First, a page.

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Home>>Mastering an interview



Good first impressions count for a lot, so planning your day in fine detail will help you relax and shows employers that you are organised and committed. Make sure you know how you should dress, plan how to get to your interview and book your travel tickets, charge your mobile phone and leave yourself time to read through your application again carefully. Print out a fresh copy of your CV or make a new copy of your application form to take with you.


Try to relax. It is natural to be nervous in an interview, but if you know that you are prone to particular fear-induced reactions that could jeopardise your chances, you need to think about these before the day and find a way to overcome them the best you can. When you are in the interview, remember that it is fine to pause before responding to questions to gather your thoughts, and if you are unsure about a question, it is fine to ask for clarification.


It is important before a job interview to think about all the reasons why you are attending it and what you have to offer the organisation. Be ready to discuss both short and long-term career goals in general terms.


Prepare to discuss the reasons you left your previous jobs. If it was for a better opportunity, explain how it was an opportunity. If you left involuntarily, present the reason in the most positive light you can. Make sure your responses are honest and be positive.


Do your homework about the employer – and the job. Before attending any job interview, it is a good idea to research the organisation and familiarise yourself with the following:


  • Size of organisation, number of employees.
  • History, how long have they been operating – do they have any affiliated organisations or are they part of a larger group?
  • General information about their services/products/aims etc.
  • Major competitors or other organisations operating in the same field.
  • Job description – understand the skills required for the position.
  • Have some well thought-out questions that would help further your understanding of the organisation


Before you go for the interview, ask yourself a few questions.

  • Are you a self-starter, able to work without constant supervision?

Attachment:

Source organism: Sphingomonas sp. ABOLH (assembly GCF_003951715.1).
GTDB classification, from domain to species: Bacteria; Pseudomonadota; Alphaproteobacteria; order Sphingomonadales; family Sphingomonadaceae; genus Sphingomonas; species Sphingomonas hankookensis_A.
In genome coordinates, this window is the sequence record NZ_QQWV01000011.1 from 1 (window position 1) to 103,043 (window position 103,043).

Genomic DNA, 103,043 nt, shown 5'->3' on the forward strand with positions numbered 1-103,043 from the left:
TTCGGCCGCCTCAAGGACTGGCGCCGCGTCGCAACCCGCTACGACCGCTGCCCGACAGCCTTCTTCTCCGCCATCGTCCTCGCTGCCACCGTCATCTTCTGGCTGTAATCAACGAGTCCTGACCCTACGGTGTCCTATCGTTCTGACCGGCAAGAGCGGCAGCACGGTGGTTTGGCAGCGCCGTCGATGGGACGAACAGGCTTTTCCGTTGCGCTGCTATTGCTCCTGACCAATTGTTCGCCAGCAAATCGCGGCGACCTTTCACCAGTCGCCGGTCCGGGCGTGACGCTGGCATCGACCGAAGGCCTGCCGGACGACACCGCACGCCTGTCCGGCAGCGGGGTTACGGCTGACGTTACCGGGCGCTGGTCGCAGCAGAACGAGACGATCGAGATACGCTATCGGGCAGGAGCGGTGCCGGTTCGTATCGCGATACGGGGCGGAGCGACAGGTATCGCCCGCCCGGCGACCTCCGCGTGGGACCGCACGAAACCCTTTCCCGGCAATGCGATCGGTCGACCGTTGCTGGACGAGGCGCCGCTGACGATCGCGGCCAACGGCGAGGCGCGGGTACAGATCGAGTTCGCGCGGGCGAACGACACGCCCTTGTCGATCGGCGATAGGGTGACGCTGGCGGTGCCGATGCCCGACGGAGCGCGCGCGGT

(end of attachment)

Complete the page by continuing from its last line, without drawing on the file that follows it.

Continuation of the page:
• Can you be depended upon in critical situations and follow work through to completion?
  • Are you enthusiastic and easy to work with?
  • Can you work under pressure?
  • Recruiters need to know what drives you to want the job and why you want to work for the organisation in particular.
  • Do you manage your time effectively?
  • How do you structure your day’s work?
  • How do you plan your day and week?
  • How did you handle sudden unplanned work or crisis?
  • Can you handle constructive criticism in a productive manner?
  • Are you objective in evaluating yourself and others?


The importance of teamwork

Whichever sector of the industry you choose to work in, you will rarely be working alone.


So being able to work as part of a team is invaluable. Co-operation and ability to work well in a team environment are some the most valued skills in employees. So consider what your reaction would be to the following topics BEFORE you go into the interview:


  • Can you work well with a variety of people?
  • What would you do to help a team of people work together better?
  • Concentrate on the employer’s needs, not yours.
  • Emphasise how you can help the organisation achieve its goals.
  • Describe your past responsibilities and accomplishments.
  • Explain why you approached projects in a certain ways.
  • Explain how the skills you bring will benefit the organisation.
  • Do not downplay your accomplishments or attribute them to luck.
  • Be specific in your answers. Avoid rambling or getting off on a tangent.
  • Ask for clarification if you are unsure of the question.


Try to think of some questions to ask at the interview. If you have researched the company well, you will be able to come up with questions concerning the organisation. You may also like to find out more about your responsibilities in the role, the organisation’s long and short-term aims, training opportunities, overall organisational


Eye-to-eye contact.

In the interview, make sure you connect with the interviewer or each person if it is a team. Be sure to have eye contact with the person asking the questions and to glance at the other team members while answering the question to be sure that you are connecting with each individual.


Make sure that the interviewer/s understands what you have to offer. The best approach is to be sensitive and adapt your approach to the group. Do not be overly aggressive and take over, yet do interact and show your enthusiasm.


Thank the interviewer or team.

Unless the interview went disastrously wrong for some reason, it is usually a good idea to write a letter to thank the interviewer for their time and to express your interest in the job again.


Keep us informed at Calco

Let your consultant know your feedback as soon as possible. It is important for us to know what you thought of the organisation, the role, the people who interviewed you and your impression of how you performed in the interview. Please also let us know if you are interested in taking the job if it were to be offered to you.


And finally – GOOD LUCK!!!